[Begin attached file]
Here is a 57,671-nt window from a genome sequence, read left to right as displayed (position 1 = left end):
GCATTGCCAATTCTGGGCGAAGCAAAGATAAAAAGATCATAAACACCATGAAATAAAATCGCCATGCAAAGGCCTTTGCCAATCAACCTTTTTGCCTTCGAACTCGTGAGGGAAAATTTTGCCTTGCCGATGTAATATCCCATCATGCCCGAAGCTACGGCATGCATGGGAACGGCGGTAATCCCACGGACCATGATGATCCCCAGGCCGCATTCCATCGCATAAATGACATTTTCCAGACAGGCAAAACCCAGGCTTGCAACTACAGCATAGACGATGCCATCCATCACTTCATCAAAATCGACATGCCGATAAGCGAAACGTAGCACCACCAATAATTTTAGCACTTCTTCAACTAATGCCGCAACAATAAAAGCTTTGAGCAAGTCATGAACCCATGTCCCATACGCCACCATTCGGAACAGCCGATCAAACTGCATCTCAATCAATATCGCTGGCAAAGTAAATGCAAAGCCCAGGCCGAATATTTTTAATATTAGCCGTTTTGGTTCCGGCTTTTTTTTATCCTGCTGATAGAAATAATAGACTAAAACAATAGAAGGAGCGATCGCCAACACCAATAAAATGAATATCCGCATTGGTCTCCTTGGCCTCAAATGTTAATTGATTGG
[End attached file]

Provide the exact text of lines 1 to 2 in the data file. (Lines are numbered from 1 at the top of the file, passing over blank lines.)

Here is a 57,671-nt window from a genome sequence, read left to right as displayed (position 1 = left end):
GCATTGCCAATTCTGGGCGAAGCAAAGATAAAAAGATCATAAACACCATGAAATAAAATCGCCATGCAAAGGCCTTTGCCAATCAACCTTTTTGCCTTCGAACTCGTGAGGGAAAATTTTGCCTTGCCGATGTAATATCCCATCATGCCCGAAGCTACGGCATGCATGGGAACGGCGGTAATCCCACGGACCATGATGATCCCCAGGCCGCATTCCATCGCATAAATGACATTTTCCAGACAGGCAAAACCCAGGCTTGCAACTACAGCATAGACGATGCCATCCATCACTTCATCAAAATCGACATGCCGATAAGCGAAACGTAGCACCACCAATAATTTTAGCACTTCTTCAACTAATGCCGCAACAATAAAAGCTTTGAGCAAGTCATGAACCCATGTCCCATACGCCACCATTCGGAACAGCCGATCAAACTGCATCTCAATCAATATCGCTGGCAAAGTAAATGCAAAGCCCAGGCCGAATATTTTTAATATTAGCCGTTTTGGTTCCGGCTTTTTTTTATCCTGCTGATAGAAATAATAGACTAAAACAATAGAAGGAGCGATCGCCAACACCAATAAAATGAATATCCGCATTGGTCTCCTTGGCCTCAAATGTTAATTGATTGG